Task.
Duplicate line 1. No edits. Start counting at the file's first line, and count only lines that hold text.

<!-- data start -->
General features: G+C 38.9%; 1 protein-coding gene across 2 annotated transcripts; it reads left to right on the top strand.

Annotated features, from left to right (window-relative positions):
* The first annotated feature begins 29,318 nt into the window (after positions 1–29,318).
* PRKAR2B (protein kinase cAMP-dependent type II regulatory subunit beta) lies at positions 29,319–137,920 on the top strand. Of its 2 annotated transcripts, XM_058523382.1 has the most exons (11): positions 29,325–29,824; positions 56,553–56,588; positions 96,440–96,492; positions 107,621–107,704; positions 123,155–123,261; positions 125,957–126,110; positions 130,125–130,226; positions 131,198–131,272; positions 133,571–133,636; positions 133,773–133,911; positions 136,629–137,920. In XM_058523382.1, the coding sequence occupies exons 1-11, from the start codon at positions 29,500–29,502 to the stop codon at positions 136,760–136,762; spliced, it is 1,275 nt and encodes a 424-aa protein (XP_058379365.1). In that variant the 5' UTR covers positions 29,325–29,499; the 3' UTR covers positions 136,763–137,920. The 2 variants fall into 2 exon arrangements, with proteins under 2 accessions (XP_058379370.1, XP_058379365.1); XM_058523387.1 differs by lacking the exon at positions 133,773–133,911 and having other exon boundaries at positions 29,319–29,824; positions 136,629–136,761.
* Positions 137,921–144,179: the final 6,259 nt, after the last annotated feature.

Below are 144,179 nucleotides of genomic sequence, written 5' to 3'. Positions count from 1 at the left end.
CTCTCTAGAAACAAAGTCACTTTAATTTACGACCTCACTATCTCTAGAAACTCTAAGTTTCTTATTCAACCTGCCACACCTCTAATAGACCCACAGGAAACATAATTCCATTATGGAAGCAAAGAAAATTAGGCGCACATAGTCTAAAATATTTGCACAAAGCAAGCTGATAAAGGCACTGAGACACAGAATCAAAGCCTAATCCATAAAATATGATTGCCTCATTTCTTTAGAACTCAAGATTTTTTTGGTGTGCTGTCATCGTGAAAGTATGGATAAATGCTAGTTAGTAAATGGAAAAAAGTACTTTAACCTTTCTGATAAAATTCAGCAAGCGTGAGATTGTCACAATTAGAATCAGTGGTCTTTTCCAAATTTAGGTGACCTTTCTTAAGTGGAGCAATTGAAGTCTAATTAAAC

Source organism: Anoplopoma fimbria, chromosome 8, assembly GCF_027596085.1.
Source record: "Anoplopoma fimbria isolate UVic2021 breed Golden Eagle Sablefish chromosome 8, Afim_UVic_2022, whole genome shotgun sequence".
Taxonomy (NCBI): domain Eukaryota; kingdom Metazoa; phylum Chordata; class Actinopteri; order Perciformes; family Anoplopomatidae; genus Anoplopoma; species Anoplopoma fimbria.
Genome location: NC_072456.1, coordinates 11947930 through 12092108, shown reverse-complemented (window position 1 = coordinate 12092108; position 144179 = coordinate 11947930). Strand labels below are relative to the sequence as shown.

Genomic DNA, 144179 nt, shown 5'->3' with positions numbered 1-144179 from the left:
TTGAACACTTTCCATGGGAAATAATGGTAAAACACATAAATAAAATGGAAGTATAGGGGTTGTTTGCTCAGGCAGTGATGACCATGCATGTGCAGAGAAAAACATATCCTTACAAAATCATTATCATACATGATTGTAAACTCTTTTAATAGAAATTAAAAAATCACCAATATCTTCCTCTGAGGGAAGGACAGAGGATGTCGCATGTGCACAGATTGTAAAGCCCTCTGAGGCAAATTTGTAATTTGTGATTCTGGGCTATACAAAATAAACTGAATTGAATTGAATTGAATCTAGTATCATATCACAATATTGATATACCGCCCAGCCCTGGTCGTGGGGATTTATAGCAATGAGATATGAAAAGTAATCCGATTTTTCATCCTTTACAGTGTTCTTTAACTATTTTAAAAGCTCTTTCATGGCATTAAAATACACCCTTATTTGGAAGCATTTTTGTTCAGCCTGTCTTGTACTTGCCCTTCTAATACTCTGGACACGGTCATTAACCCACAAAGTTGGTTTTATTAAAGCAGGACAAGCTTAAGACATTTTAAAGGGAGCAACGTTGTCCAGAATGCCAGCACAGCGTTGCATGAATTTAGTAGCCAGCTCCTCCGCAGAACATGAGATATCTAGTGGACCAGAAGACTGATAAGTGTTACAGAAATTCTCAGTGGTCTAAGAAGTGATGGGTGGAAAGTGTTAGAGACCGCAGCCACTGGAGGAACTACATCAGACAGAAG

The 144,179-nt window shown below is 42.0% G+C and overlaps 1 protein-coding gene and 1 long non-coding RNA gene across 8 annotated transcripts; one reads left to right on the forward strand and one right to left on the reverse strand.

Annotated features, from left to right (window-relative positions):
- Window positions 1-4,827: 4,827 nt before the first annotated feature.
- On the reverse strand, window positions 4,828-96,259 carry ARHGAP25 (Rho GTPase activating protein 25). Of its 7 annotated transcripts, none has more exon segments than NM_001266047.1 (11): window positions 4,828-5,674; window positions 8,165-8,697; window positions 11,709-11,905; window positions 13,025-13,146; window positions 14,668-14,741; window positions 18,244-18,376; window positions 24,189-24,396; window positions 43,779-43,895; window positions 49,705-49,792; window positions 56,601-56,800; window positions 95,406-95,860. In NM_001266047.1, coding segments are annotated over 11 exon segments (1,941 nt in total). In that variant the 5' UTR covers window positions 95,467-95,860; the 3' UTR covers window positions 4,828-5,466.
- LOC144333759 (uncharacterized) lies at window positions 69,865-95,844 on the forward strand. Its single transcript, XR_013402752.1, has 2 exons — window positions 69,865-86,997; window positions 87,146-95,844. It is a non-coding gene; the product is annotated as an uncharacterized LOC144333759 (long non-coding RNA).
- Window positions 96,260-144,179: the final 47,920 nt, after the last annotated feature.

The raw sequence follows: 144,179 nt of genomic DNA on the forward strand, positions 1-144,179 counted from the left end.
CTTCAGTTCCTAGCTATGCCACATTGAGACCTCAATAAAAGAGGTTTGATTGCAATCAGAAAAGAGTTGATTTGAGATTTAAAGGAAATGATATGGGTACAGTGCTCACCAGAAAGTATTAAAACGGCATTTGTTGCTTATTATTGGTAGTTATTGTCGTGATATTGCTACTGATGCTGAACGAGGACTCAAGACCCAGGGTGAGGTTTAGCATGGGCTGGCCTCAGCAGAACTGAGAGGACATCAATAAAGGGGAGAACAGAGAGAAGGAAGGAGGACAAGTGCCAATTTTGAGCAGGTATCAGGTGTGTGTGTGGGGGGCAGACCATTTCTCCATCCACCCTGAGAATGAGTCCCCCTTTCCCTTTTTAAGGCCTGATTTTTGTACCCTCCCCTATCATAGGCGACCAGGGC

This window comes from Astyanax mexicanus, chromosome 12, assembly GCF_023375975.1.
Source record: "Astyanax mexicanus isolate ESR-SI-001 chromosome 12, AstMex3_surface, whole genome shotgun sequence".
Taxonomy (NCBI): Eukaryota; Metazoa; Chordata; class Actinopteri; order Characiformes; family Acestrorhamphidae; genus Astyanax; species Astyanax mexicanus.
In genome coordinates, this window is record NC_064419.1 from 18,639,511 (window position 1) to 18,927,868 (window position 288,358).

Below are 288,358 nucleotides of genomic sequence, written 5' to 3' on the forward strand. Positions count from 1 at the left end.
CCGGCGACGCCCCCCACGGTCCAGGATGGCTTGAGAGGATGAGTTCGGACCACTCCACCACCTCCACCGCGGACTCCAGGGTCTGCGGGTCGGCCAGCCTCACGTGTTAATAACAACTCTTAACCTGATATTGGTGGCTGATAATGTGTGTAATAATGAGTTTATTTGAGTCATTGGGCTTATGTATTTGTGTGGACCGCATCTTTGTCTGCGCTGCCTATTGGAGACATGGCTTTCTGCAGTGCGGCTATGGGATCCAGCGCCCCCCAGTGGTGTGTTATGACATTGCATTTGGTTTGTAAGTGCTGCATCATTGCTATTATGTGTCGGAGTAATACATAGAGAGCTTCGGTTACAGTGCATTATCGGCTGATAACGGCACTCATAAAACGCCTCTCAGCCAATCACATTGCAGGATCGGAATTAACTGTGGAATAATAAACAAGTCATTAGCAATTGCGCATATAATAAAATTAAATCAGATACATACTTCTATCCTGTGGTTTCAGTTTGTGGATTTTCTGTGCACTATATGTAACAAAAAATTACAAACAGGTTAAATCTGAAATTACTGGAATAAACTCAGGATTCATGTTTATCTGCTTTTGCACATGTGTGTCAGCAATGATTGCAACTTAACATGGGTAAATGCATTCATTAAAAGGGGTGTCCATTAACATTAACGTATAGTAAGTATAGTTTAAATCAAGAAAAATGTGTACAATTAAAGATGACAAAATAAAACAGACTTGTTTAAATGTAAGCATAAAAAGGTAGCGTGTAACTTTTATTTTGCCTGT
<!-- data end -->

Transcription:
General features: G+C 38.9%; 1 protein-coding gene across 2 annotated transcripts; it reads left to right on the top strand.